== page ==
Students attend GOP convention in record numbers

Tom Ford

The next generation of Minnesota Republicans achieved an unprecedented presence at the party’s state convention last weekend.

Of the more than 2,200 delegates and alternates who chose House Majority Leader Tim Pawlenty as the party’s gubernatorial candidate, approximately 50 were college-age students, said Minnesota College Republicans Chairman Michael Krueger.

“No one can remember so many students at a convention,” Krueger said.

Krueger, a Bethel College senior, said the convention turnout stems from an effort begun last winter to attract 100 students to the March precinct caucuses.

He said they surpassed that goal, with statewide caucus attendance composed of approximately 150 College Republicans.

The students elected to attend the convention at the Xcel Energy Center in St. Paul were treated to a marathon day Friday, when the gubernatorial endorsement process lasted 16 hours and stretched into Saturday.

After 12 ballots, neither candidate had won the 60 percent needed for nomination. But early Saturday morning, Pawlenty pulled ahead by 236 votes. By 2:45 a.m, Orono businessman Brian Sullivan had conceded, thrown his support behind Pawlenty and urged fellow Republicans to do the same.

“Competition is good. A good man won. And I will give him every ounce of support I have,” Sullivan said.

Pawlenty said he would open his arms to Sullivan and his supporters to bring unity to the party and reach the “real goal.”

“We’ll win this thing in November, and we’ll have a Republican decade in this state,” he said.

A nine-year veteran of battles at the Legislature, Pawlenty said he has the experience “in the trenches” and pledged to continue fighting his DFL opponents.

Reflecting the Republican
delegation as a whole, the college contingent was divided in support for the two nominees.

Elden Arosch, a convention alternate and third-year student at the University’s Duluth campus, said he wouldn’t vote for Sullivan even if he had received the endorsement.

Arosch said Sullivan’s stances on matters such as abortion veer too far to the right, and, as a more moderate candidate, Pawlenty could bring opposing parties together. Pawlenty also opposes abortion rights.

Tyler Richter, a University junior, said Pawlenty earned the endorsement through his leadership and service as a legislator.

“It seems to me Brian thinks he deserves the endorsement because he bought it,” Richter said.

But to help ensure a Republican would take over the governor’s mansion, Richter said, he was prepared to support Sullivan had he won.

Eric Hoplin, executive director of the College Republican National Committee and recent St. Olaf College graduate, said Sullivan’s status as a political outsider gave him a better chance to unseat Gov. Jesse Ventura.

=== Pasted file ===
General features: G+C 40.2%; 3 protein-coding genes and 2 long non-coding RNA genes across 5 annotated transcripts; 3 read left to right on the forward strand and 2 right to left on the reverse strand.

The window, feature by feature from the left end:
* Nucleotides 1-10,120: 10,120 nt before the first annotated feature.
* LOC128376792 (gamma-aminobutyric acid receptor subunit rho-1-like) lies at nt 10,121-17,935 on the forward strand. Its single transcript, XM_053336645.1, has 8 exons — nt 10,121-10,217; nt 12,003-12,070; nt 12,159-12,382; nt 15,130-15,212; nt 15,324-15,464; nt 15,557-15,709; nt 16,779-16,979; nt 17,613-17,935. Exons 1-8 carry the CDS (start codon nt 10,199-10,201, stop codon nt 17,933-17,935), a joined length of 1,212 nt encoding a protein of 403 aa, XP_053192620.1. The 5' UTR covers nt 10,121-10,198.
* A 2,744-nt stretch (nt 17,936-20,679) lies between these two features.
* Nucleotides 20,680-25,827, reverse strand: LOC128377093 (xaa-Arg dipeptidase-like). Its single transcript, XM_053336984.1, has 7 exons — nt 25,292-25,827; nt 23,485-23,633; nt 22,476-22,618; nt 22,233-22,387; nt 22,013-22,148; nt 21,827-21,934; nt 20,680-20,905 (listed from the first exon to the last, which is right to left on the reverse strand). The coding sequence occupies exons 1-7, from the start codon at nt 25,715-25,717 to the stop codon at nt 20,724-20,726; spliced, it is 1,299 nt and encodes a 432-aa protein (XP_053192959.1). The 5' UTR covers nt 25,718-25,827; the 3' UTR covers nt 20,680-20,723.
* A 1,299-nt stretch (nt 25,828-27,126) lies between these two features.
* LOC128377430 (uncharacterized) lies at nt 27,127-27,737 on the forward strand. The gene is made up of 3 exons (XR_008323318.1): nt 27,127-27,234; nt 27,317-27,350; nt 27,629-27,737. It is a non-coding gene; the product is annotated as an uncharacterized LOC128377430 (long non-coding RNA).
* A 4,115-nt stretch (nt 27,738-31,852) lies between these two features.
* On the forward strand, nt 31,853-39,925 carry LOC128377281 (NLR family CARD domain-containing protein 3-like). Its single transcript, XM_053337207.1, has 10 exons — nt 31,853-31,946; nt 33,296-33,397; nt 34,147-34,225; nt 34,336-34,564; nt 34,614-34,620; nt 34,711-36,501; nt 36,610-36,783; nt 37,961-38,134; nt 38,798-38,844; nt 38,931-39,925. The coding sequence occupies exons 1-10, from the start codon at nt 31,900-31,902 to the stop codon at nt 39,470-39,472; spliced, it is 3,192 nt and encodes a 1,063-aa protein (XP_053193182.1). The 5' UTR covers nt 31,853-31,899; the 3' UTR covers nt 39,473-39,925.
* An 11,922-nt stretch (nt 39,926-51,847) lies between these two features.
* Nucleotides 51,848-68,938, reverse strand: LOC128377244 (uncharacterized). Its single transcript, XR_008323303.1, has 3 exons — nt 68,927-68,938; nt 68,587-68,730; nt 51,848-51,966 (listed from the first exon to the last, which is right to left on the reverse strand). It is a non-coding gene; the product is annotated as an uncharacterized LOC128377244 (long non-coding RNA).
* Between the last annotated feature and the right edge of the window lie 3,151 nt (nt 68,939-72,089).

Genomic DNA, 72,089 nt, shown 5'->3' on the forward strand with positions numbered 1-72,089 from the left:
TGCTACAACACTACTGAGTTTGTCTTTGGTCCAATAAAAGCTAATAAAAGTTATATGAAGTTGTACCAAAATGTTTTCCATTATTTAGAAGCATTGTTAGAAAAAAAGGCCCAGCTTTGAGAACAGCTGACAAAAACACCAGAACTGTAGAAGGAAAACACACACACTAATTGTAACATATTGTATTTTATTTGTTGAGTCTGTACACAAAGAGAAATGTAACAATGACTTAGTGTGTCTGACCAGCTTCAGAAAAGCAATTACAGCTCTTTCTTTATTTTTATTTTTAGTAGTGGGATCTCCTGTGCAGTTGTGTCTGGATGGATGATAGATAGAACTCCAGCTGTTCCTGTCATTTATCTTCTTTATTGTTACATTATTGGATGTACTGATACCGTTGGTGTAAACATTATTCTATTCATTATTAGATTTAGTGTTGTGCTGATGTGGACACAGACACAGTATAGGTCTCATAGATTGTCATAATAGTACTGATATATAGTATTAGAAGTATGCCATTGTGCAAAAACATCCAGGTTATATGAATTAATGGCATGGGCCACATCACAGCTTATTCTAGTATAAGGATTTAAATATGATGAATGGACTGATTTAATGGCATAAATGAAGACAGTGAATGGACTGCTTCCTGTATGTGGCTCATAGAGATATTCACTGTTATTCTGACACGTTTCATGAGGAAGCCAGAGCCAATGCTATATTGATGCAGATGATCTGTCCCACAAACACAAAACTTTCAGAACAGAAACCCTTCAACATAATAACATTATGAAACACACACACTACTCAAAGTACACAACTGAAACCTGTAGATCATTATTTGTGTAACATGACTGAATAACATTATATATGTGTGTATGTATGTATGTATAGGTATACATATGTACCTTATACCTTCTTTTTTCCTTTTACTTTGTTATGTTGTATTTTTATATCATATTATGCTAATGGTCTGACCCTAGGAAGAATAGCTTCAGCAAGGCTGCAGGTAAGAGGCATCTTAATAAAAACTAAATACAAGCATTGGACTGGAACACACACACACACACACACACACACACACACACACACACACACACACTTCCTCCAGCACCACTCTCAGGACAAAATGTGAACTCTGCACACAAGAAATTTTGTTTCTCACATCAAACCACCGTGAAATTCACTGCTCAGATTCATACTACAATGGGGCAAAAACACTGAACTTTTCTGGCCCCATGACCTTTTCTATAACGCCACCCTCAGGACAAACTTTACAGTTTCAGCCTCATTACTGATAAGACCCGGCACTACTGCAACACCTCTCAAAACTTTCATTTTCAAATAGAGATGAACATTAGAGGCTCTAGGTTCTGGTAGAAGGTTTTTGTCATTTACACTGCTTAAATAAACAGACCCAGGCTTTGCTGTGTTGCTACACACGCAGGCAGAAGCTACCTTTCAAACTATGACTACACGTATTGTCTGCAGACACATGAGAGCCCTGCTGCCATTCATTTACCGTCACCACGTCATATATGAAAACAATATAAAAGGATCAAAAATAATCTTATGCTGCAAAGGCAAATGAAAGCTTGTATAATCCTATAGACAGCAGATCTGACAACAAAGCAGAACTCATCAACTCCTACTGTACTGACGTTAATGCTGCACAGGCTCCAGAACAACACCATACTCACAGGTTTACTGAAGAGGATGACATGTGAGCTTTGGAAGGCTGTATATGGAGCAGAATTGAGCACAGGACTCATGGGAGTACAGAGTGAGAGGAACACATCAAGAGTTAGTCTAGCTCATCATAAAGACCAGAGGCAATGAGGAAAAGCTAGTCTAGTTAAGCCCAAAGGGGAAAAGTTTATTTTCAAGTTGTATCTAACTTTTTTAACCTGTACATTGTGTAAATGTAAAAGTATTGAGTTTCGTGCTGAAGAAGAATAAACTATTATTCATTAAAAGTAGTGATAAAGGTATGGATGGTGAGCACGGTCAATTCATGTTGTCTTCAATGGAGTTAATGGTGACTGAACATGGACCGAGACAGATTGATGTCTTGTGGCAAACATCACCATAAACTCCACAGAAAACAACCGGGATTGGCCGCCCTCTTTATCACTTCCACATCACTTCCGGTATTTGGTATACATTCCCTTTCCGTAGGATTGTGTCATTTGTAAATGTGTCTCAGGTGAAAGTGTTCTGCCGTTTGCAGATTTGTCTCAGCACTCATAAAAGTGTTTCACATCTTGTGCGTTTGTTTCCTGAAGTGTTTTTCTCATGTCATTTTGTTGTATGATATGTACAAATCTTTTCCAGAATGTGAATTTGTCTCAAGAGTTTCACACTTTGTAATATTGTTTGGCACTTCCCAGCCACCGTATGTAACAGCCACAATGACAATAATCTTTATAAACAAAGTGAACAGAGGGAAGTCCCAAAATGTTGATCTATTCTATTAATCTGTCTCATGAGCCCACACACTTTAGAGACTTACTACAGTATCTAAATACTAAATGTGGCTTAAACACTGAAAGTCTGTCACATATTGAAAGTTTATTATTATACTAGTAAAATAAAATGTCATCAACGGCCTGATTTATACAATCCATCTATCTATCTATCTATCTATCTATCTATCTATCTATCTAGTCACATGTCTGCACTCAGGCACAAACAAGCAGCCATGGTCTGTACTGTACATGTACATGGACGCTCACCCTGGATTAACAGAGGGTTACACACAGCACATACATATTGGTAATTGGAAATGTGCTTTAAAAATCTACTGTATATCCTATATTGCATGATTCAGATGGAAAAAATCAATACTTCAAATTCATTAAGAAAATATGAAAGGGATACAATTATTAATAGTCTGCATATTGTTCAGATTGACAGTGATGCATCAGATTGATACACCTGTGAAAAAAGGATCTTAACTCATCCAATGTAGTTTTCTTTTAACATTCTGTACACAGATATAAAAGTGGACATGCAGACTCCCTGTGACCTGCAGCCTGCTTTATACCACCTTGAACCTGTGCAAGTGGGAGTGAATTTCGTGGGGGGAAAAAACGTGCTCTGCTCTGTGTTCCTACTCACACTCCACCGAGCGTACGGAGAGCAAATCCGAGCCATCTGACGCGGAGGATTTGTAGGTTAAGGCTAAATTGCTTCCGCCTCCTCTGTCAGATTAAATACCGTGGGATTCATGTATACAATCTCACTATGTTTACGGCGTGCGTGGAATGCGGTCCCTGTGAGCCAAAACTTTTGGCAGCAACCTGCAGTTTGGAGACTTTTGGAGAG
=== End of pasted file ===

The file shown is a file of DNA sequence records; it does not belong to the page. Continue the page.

While Hoplin carried a campaign sign around the floor and led the cheers for Sullivan throughout the day, he said he kept a Pawlenty button in his pocket that he would wear if Pawlenty were endorsed.

Pawlenty now moves on to face DFL-endorsed Senate Majority Leader Roger Moe and Green Party candidate Ken Pentel in the November general election.

The central remaining question in the governor’s contest is whether Ventura will run again for office.

Jack Uldrich, chairman of the state’s Independence Party, said he expects Ventura to declare his decision late this week.

 

Coleman: the president’s choice

Amid the roaring approval of delegates, former St. Paul Mayor Norm Coleman on Thursday night accepted the endorsement in his bid to unseat Democratic U.S. Sen. Paul Wellstone.

“The bottom line, folks, I want to be Minnesota’s mayor in Washington,” Coleman told delegates.

Touting his successes in eight years at the helm of St. Paul – which include the construction of the Xcel Energy Center and the return of an NHL team – Coleman said it’s time for results rather than passion from a Minnesota senator.

Wellstone has said he has been an effective legislator whose idealism is an asset.

Prior to Coleman’s address, President George W. Bush offered his support in a videotaped message shown to delegates.

“I wanted to speak to the grass roots of the Minnesota Republican Party,” Bush said. “For too long, Minnesota was written off by one party and taken for granted by the other. But no more.”

As early as last year, Bush and the White House identified Coleman as the candidate with the best chance to defeat Wellstone and help establish Republican control of the U.S. Senate.

Bush has attended several Coleman fund-raising events in Minnesota, generating hundreds of thousands of dollars for the campaign. Convention leaders announced Bush will visit the state again in July and will be the featured draw at a Target Center rally for Coleman and other candidates.

Larry Jacobs, a University political science professor, said besides the clear financial advantages, Bush’s support allows Coleman to ride the crest of the president’s approval rating and spared him from facing a challenge for the Republican endorsement. Pawlenty had considered running for Senate but stepped aside at the White House’s request.

But Jacobs said Coleman must also deal with potential pitfalls.

“The president has taken positions that are not as popular (in Minnesota),” Jacobs said.

This puts Coleman in a squeeze, he said, and might force him to both embrace and turn away from Bush.

“He wants to give the president a tight bear hug, but he doesn’t want to simply take on the persona of Bush,” Jacobs said.

Other endorsed candidates included Rep. Carol Molnau, R-Chaska, for lieutenant governor, incumbent Mary Kiffmeyer for secretary of state, Medina attorney Tom Kelly for attorney general and Eagan Mayor Pat Awada for state auditor.

Tom Ford welcomes comments at [email protected]